The scenario described is different from a free market in that you still have to pay taxes. You just get more control over how the government can spend your tax-money. You can't use the money to buy a flatscreen TV, but you can decide if it gets spend on healthcare, military spending, NASA...

Comment author: 23 May 2014 02:42:25PM *  1 point [-]

or they could even restrict options to typical government spending.

JoshuaFox noted that the government might tack on such restrictions

That said, it's not so clear where the borders of such restrictions would be. Obviously you could choose to allocate the money to the big budget items, like healthcare or the military. But there are many smaller things that the government also pays for.

For example, the government maintains parks. Under this scheme, could I use my tax money to pay for the improvement of the park next to my house? After all, it's one of the many things that tax money often works towards. But if you answer affirmatively, then what if I work for some institutute that gets government funding? Could I increase the size of the government grants we get? After all, I always wanted a bigger budget...

Or what if I'm a government employee? Could I give my money to the part of government spending that is assigned as my salary?

I suppose the whole question is one of specificity. Am I allowed to give my money to a specific park, or do I have to give it to parks in general? Can I give it to a specific government employee, or do I have to give it to the salary budget of the department that employs that employee? Or do I have to give it to that department "as is", with no restrictions on what it is spent on?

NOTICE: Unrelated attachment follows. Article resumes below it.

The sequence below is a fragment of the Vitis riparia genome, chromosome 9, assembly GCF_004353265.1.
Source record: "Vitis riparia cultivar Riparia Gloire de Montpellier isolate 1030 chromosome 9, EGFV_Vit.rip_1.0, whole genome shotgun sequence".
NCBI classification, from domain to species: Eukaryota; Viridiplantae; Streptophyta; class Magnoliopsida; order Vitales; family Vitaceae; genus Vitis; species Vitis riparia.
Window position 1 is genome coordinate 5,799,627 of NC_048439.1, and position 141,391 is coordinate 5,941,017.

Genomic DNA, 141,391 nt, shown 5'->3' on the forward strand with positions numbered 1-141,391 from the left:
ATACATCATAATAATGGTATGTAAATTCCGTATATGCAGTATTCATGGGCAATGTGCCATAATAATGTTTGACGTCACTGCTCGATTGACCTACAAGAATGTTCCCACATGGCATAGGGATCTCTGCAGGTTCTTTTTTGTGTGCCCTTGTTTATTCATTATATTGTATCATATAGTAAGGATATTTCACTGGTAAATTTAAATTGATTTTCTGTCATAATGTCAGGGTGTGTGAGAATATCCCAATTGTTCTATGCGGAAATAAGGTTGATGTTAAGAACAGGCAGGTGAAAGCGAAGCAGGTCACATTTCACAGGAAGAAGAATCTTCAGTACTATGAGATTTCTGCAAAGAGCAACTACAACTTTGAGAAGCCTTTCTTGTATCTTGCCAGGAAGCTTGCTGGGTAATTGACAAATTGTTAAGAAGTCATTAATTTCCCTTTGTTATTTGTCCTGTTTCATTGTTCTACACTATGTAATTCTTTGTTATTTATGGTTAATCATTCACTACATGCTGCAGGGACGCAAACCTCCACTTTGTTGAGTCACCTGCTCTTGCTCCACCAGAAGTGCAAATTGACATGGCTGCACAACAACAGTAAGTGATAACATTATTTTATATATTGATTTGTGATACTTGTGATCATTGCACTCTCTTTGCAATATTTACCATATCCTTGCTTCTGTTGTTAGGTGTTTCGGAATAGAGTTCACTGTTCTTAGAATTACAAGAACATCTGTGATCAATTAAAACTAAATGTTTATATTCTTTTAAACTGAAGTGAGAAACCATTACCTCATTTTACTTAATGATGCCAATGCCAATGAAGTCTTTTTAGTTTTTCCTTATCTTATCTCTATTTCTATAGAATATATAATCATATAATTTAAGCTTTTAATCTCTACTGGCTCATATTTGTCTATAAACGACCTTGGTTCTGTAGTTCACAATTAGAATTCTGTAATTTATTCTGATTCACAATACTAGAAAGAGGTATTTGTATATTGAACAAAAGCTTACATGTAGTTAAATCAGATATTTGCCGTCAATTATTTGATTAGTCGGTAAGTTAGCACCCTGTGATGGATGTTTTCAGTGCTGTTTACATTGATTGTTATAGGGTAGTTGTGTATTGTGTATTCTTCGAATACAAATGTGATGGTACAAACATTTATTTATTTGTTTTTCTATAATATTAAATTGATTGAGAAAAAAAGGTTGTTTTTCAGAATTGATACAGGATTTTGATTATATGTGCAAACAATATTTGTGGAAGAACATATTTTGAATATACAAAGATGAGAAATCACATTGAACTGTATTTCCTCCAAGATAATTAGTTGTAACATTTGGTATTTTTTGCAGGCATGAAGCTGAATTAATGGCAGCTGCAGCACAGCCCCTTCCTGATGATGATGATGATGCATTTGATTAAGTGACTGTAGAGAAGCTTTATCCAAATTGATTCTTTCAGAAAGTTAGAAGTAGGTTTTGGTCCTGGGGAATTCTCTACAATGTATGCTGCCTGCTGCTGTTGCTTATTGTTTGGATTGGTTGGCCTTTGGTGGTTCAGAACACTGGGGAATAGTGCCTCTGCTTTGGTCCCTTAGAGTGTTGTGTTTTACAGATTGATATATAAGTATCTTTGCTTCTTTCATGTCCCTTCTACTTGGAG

The more specitivity you add, the more abusable it is, and the more you take away, the closer it becomes to the current system. In fact, the current system is merely this exact proposal, with the specificity dial turned down to the minimum.

Think about the continuum between what we have now and the free market (where you can control exactly where your money goes), and it becomes fairly clear that the only points which have a good reason to be used are the two extreme ends. If you advocate a point in the middle, you'll have a hard time justifying the choice of that particular point, as opposed to one further up or down.

Comment author: [deleted] 18 May 2014 01:27:23PM *  0 points [-]

In your own interview, a comment by Orseau:

As soon as the agent cannot be threatened, or forced to do things the way we like, it can freely optimize its utility function without any consideration for us, and will only consider us as tools.